Meet South Africa’s Extraordinary Women in Recycling
It’s estimated that humans generate more than 1.30 billion tons of trash a year. The majority of this trash makes its way into landfills as well as the ocean which is harmful to the environment for a number of reasons as we previously discussed in our blog, “The Not-so-fantastic Truth About Plastic.”
The good news is that South Africa is rising to the challenge of reducing plastic consumption and pollution, as was demonstrated earlier this year at the inaugural African Marine Waste Conference in Port Elizabeth which saw delegates from across Africa (as well as 10 countries around the globe) unite to explore local solutions to marine pollution.
In light of Women’s Day which took place earlier this month, we thought it was only fitting to pay tribute to two phenomenal South African women who are making significant contributions to South Africa’s recycling industry through their waste management programmes.
Waste management has a fundamental role to play in terms of minimising the amount of chemicals and greenhouse gases which are released from rubbish; reducing the need for raw materials (thereby preserving our rainforests and other natural resources); and stimulating job creation as well as education opportunities.
Without any further ado, we’d like to introduce you to Nokubonga Mnyango, the winner of PETCO’s PET-trepreneur award. PETCO, a PET plastic recycling company, recently hosted its annual awards ceremony to give thanks to noteworthy roleplayers like Nokubonga who are not only furthering South African conservation efforts but positively impacting their local communities.
Nokubonga is an entrepreneur whose business, Uthando Solutions and Trading (PTY) Limited, operates from the Ngwelezane township outside Empangeni where she collects waste from taverns, shops and schools. Last year Nokubonga and her team managed to collect 360 tonnes of PET plastic which they supplied to Mpact – a leading paper and plastics company that utilises recycle-based and polyethylene terephthalate (PET) materials.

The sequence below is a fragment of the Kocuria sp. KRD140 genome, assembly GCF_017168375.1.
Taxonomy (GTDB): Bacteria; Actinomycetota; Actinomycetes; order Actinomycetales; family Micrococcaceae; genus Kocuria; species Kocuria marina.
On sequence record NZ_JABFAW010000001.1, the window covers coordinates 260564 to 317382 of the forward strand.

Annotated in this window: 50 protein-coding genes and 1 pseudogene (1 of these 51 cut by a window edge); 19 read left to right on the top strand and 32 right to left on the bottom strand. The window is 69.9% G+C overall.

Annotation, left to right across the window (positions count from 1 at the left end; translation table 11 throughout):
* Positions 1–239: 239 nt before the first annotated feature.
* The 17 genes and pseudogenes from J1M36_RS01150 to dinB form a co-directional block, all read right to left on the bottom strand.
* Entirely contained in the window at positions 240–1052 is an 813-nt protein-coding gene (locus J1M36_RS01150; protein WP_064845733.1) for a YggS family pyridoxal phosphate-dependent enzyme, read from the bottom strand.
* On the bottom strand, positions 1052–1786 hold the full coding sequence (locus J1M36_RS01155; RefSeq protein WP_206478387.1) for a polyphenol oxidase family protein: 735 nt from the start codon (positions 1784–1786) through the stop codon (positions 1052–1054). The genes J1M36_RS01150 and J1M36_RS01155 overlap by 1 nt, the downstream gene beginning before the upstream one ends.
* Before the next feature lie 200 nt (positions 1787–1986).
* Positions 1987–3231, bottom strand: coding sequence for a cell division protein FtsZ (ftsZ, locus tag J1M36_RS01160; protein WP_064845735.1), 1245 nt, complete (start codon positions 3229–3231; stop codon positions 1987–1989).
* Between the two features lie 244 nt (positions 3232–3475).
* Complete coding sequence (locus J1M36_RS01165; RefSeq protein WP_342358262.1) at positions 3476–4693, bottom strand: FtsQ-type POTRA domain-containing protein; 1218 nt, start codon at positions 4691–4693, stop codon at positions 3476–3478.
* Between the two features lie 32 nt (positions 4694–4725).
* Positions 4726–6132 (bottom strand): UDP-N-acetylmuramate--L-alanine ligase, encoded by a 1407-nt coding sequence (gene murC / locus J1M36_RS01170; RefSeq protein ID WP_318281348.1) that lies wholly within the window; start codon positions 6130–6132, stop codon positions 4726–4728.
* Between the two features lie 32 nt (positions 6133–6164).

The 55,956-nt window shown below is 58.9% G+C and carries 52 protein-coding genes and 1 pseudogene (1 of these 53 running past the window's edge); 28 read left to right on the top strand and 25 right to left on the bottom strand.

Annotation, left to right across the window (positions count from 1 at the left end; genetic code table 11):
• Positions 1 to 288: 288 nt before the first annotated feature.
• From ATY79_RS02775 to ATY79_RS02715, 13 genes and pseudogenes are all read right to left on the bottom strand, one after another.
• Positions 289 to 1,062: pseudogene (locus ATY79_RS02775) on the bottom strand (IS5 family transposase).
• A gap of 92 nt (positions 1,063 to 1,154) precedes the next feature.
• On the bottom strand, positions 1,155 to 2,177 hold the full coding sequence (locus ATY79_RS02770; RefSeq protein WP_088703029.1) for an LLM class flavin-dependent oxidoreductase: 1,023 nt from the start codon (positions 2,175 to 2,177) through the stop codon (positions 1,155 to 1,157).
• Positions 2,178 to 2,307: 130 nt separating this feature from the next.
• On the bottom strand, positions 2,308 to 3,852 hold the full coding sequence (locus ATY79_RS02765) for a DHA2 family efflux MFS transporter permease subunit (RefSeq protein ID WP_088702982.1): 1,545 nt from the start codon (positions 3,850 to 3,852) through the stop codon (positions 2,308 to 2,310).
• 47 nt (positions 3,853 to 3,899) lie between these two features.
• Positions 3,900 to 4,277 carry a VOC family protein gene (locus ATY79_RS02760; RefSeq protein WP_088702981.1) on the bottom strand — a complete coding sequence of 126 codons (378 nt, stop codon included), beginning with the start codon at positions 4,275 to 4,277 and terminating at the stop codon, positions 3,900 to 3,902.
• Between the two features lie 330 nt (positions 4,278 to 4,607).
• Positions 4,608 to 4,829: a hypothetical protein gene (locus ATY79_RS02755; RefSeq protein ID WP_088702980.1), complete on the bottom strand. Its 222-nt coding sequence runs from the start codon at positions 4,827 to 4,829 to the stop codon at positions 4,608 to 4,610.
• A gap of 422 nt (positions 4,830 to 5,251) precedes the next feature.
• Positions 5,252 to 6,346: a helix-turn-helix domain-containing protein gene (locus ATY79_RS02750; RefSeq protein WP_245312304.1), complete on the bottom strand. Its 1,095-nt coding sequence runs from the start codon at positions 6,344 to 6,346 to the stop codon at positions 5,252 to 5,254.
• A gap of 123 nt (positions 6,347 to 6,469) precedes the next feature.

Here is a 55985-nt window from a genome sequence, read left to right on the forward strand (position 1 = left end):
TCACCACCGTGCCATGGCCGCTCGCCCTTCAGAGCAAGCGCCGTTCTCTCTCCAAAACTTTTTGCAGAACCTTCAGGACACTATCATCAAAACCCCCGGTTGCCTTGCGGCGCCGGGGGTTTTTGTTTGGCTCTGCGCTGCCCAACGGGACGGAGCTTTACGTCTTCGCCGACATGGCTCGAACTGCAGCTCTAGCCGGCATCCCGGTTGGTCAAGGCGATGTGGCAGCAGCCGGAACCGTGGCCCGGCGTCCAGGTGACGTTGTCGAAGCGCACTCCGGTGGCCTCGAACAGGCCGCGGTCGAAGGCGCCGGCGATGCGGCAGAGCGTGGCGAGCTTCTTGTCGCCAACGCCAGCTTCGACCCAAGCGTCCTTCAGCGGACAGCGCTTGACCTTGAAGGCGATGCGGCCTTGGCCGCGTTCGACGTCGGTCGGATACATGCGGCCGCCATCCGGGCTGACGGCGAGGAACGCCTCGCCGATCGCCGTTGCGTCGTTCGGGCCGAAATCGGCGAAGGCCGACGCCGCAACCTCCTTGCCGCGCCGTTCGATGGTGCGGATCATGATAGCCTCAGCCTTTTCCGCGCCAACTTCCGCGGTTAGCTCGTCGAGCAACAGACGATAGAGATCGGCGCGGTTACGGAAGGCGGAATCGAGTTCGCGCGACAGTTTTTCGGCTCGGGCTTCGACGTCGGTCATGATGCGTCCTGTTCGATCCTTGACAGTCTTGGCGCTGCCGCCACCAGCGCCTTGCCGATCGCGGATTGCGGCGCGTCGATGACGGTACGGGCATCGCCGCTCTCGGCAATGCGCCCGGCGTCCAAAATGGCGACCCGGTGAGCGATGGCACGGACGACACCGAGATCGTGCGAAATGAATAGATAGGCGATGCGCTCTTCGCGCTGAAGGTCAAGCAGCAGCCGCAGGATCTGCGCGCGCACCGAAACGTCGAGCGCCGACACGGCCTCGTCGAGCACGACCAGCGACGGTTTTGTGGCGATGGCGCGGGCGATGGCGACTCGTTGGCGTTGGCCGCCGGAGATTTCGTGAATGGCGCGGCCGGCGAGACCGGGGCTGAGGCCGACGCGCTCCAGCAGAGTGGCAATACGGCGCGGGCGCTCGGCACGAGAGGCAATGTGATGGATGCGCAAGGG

“My passion started when I attended a workshop in Durban arranged by PETCO. I realised I could live my dream of operating my own business, bought a bakkie from my earnings and linked disadvantaged recyclers in the community to the markets,” she explains.
Voted the Top Woman in Recycling 2017, Charlotte Lamprecht has certainly left her mark on the local recycling industry. Charlotte’s recycling programme was brought to life ten years ago when she decided that she’d like to do more for her community and approached the Municipality of Riversdale to implement a new policy to help make recycling easier in her region.
Over the years, her project Henque Waste has grown tremendously. Today it supports approximately 400 entrepreneurs per month through its buy-back center and has 81 permanent employees – 48 of whom are women. Last year, Charlotte and her organisation recycled over 3 287 308 kg of material (of which 57 tonnes was PET plastic). Each week, Charlotte and her team collect roughly 120 tonnes of recyclable material which they send to suppliers like Mpact and Console.
Both Nokubonga and Charlotte have demonstrated the enormous impact that one person can have on their community and the planet by striving to do something positive and having the commitment needed to bring a good idea into reality. We should all be asking ourselves, “what can I do to make a difference?”